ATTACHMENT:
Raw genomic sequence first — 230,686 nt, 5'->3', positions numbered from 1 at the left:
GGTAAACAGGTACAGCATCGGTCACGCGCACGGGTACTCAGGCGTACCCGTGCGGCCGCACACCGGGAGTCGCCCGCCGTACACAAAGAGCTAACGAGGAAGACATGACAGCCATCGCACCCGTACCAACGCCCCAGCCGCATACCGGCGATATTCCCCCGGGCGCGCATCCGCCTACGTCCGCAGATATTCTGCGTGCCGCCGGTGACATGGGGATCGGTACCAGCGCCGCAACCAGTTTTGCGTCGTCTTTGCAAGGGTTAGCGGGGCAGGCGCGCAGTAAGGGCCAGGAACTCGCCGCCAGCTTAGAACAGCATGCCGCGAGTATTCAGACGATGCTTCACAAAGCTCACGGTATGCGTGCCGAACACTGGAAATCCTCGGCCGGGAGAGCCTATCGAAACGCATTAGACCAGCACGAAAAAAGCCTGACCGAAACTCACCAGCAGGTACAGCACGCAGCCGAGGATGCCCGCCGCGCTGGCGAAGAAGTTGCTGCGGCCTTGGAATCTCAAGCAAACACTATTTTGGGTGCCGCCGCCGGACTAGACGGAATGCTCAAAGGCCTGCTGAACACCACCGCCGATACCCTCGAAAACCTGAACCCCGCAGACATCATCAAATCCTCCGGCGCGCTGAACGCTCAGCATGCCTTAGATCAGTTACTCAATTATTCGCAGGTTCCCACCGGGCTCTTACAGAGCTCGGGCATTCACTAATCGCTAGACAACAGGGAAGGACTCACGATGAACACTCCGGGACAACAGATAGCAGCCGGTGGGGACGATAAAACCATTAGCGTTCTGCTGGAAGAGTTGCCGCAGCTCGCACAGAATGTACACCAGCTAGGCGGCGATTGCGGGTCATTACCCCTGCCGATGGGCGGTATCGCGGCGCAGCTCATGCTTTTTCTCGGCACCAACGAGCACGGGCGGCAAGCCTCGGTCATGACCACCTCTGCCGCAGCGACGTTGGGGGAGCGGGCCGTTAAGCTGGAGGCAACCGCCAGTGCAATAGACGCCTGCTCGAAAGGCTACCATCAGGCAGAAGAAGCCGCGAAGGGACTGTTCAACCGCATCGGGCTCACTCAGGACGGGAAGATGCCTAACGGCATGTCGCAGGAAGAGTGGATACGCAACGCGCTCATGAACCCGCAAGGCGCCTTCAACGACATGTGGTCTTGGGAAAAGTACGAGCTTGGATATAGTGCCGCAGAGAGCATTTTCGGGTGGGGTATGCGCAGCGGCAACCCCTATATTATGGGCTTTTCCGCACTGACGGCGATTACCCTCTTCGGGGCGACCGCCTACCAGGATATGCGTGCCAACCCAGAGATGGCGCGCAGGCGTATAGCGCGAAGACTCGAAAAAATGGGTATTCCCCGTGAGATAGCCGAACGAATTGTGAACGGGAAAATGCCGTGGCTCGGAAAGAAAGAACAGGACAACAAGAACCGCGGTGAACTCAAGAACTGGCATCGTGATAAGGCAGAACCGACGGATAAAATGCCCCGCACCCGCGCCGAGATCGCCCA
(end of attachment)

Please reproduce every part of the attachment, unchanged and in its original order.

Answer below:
Raw genomic sequence first — 230,686 nt, 5'->3', positions numbered from 1 at the left:
GGTAAACAGGTACAGCATCGGTCACGCGCACGGGTACTCAGGCGTACCCGTGCGGCCGCACACCGGGAGTCGCCCGCCGTACACAAAGAGCTAACGAGGAAGACATGACAGCCATCGCACCCGTACCAACGCCCCAGCCGCATACCGGCGATATTCCCCCGGGCGCGCATCCGCCTACGTCCGCAGATATTCTGCGTGCCGCCGGTGACATGGGGATCGGTACCAGCGCCGCAACCAGTTTTGCGTCGTCTTTGCAAGGGTTAGCGGGGCAGGCGCGCAGTAAGGGCCAGGAACTCGCCGCCAGCTTAGAACAGCATGCCGCGAGTATTCAGACGATGCTTCACAAAGCTCACGGTATGCGTGCCGAACACTGGAAATCCTCGGCCGGGAGAGCCTATCGAAACGCATTAGACCAGCACGAAAAAAGCCTGACCGAAACTCACCAGCAGGTACAGCACGCAGCCGAGGATGCCCGCCGCGCTGGCGAAGAAGTTGCTGCGGCCTTGGAATCTCAAGCAAACACTATTTTGGGTGCCGCCGCCGGACTAGACGGAATGCTCAAAGGCCTGCTGAACACCACCGCCGATACCCTCGAAAACCTGAACCCCGCAGACATCATCAAATCCTCCGGCGCGCTGAACGCTCAGCATGCCTTAGATCAGTTACTCAATTATTCGCAGGTTCCCACCGGGCTCTTACAGAGCTCGGGCATTCACTAATCGCTAGACAACAGGGAAGGACTCACGATGAACACTCCGGGACAACAGATAGCAGCCGGTGGGGACGATAAAACCATTAGCGTTCTGCTGGAAGAGTTGCCGCAGCTCGCACAGAATGTACACCAGCTAGGCGGCGATTGCGGGTCATTACCCCTGCCGATGGGCGGTATCGCGGCGCAGCTCATGCTTTTTCTCGGCACCAACGAGCACGGGCGGCAAGCCTCGGTCATGACCACCTCTGCCGCAGCGACGTTGGGGGAGCGGGCCGTTAAGCTGGAGGCAACCGCCAGTGCAATAGACGCCTGCTCGAAAGGCTACCATCAGGCAGAAGAAGCCGCGAAGGGACTGTTCAACCGCATCGGGCTCACTCAGGACGGGAAGATGCCTAACGGCATGTCGCAGGAAGAGTGGATACGCAACGCGCTCATGAACCCGCAAGGCGCCTTCAACGACATGTGGTCTTGGGAAAAGTACGAGCTTGGATATAGTGCCGCAGAGAGCATTTTCGGGTGGGGTATGCGCAGCGGCAACCCCTATATTATGGGCTTTTCCGCACTGACGGCGATTACCCTCTTCGGGGCGACCGCCTACCAGGATATGCGTGCCAACCCAGAGATGGCGCGCAGGCGTATAGCGCGAAGACTCGAAAAAATGGGTATTCCCCGTGAGATAGCCGAACGAATTGTGAACGGGAAAATGCCGTGGCTCGGAAAGAAAGAACAGGACAACAAGAACCGCGGTGAACTCAAGAACTGGCATCGTGATAAGGCAGAACCGACGGATAAAATGCCCCGCACCCGCGCCGAGATCGCCCA